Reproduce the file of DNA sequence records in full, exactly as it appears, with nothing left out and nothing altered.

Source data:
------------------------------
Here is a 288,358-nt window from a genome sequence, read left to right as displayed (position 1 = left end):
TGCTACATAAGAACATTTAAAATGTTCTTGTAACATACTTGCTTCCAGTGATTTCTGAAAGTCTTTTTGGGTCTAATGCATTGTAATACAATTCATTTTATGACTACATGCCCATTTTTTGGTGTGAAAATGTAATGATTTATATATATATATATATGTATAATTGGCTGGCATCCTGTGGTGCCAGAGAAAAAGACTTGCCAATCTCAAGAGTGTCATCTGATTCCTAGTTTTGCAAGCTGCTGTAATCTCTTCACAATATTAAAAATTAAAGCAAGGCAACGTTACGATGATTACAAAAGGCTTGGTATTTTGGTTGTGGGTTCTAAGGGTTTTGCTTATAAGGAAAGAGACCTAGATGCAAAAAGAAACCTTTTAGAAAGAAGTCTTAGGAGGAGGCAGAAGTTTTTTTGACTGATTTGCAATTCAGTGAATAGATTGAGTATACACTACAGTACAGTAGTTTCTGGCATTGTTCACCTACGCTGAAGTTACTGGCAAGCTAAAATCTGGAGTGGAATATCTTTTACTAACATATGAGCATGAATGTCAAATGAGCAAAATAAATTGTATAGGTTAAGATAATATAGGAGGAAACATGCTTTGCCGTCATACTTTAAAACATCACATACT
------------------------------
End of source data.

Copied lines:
Here is a 288,358-nt window from a genome sequence, read left to right as displayed (position 1 = left end):
TGCTACATAAGAACATTTAAAATGTTCTTGTAACATACTTGCTTCCAGTGATTTCTGAAAGTCTTTTTGGGTCTAATGCATTGTAATACAATTCATTTTATGACTACATGCCCATTTTTTGGTGTGAAAATGTAATGATTTATATATATATATATATGTATAATTGGCTGGCATCCTGTGGTGCCAGAGAAAAAGACTTGCCAATCTCAAGAGTGTCATCTGATTCCTAGTTTTGCAAGCTGCTGTAATCTCTTCACAATATTAAAAATTAAAGCAAGGCAACGTTACGATGATTACAAAAGGCTTGGTATTTTGGTTGTGGGTTCTAAGGGTTTTGCTTATAAGGAAAGAGACCTAGATGCAAAAAGAAACCTTTTAGAAAGAAGTCTTAGGAGGAGGCAGAAGTTTTTTTGACTGATTTGCAATTCAGTGAATAGATTGAGTATACACTACAGTACAGTAGTTTCTGGCATTGTTCACCTACGCTGAAGTTACTGGCAAGCTAAAATCTGGAGTGGAATATCTTTTACTAACATATGAGCATGAATGTCAAATGAGCAAAATAAATTGTATAGGTTAAGATAATATAGGAGGAAACATGCTTTGCCGTCATACTTTAAAACATCACATACT